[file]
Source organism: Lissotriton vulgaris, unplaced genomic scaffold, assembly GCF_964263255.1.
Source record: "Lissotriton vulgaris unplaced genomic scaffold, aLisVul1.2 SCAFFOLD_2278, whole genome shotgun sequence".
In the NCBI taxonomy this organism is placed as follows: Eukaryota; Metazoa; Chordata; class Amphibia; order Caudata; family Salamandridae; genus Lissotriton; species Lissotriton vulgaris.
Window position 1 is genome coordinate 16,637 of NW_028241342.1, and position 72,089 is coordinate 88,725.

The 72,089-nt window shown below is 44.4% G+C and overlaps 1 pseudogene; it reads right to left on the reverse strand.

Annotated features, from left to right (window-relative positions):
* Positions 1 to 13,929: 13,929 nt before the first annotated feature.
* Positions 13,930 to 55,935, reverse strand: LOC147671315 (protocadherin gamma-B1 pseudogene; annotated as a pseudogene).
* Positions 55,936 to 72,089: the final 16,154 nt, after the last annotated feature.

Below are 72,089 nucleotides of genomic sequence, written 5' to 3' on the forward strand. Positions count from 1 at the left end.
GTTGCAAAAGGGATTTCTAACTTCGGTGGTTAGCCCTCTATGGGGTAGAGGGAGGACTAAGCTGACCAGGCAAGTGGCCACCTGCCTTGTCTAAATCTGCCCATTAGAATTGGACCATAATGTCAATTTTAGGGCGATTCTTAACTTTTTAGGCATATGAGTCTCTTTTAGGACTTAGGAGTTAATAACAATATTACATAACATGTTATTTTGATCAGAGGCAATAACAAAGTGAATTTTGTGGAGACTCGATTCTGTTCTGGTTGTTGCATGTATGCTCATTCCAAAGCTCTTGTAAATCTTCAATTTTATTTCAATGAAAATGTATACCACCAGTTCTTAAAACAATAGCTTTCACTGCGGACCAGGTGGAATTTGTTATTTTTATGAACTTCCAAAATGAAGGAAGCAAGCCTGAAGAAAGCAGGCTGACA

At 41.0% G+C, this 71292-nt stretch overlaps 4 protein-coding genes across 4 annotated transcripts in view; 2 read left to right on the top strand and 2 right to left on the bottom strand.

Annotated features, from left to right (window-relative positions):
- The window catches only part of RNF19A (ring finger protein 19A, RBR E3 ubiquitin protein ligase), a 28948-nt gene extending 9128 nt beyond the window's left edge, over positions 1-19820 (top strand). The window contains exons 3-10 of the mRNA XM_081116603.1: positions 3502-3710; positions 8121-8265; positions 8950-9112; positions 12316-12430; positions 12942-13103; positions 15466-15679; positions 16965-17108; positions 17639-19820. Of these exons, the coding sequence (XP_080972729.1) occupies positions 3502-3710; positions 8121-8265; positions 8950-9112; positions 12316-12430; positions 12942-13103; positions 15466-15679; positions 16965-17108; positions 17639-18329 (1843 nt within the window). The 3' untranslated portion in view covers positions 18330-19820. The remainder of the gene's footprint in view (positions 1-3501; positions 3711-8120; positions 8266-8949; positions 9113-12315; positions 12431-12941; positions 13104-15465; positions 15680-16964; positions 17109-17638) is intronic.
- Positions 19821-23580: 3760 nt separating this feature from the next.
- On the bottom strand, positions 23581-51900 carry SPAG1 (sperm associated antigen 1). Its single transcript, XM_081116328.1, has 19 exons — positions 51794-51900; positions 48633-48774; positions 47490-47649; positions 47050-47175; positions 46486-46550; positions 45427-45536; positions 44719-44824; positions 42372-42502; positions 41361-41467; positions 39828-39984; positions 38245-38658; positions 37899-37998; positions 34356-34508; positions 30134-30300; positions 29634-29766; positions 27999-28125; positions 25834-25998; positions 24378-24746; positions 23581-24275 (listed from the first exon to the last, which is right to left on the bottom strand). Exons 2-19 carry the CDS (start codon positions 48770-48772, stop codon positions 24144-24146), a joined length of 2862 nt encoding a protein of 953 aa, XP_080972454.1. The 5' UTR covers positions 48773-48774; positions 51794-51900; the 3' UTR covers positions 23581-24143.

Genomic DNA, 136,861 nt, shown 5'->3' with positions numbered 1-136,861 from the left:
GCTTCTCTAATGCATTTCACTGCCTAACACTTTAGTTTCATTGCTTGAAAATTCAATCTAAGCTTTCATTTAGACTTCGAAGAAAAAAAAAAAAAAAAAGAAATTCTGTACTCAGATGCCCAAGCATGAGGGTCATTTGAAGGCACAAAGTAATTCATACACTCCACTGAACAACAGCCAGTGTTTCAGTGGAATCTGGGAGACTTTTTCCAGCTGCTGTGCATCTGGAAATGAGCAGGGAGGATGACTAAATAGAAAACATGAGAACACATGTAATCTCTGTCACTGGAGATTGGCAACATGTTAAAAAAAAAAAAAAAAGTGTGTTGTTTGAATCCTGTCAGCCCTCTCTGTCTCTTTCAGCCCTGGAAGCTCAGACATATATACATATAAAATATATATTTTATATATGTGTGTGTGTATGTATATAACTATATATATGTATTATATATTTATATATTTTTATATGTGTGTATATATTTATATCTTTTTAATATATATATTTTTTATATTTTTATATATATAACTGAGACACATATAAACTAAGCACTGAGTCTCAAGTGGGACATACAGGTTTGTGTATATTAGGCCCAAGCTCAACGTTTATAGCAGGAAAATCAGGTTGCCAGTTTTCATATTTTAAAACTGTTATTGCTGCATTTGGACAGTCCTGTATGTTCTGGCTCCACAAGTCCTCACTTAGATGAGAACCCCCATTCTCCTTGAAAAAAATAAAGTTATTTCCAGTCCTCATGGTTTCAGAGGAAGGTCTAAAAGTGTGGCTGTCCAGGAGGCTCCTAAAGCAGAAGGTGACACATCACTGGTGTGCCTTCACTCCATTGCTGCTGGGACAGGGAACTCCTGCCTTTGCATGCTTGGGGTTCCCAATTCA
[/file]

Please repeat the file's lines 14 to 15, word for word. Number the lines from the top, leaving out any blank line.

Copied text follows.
- The window catches only part of RNF19A (ring finger protein 19A, RBR E3 ubiquitin protein ligase), a 28948-nt gene extending 9128 nt beyond the window's left edge, over positions 1-19820 (top strand). The window contains exons 3-10 of the mRNA XM_081116603.1: positions 3502-3710; positions 8121-8265; positions 8950-9112; positions 12316-12430; positions 12942-13103; positions 15466-15679; positions 16965-17108; positions 17639-19820. Of these exons, the coding sequence (XP_080972729.1) occupies positions 3502-3710; positions 8121-8265; positions 8950-9112; positions 12316-12430; positions 12942-13103; positions 15466-15679; positions 16965-17108; positions 17639-18329 (1843 nt within the window). The 3' untranslated portion in view covers positions 18330-19820. The remainder of the gene's footprint in view (positions 1-3501; positions 3711-8120; positions 8266-8949; positions 9113-12315; positions 12431-12941; positions 13104-15465; positions 15680-16964; positions 17109-17638) is intronic.
- Positions 19821-23580: 3760 nt separating this feature from the next.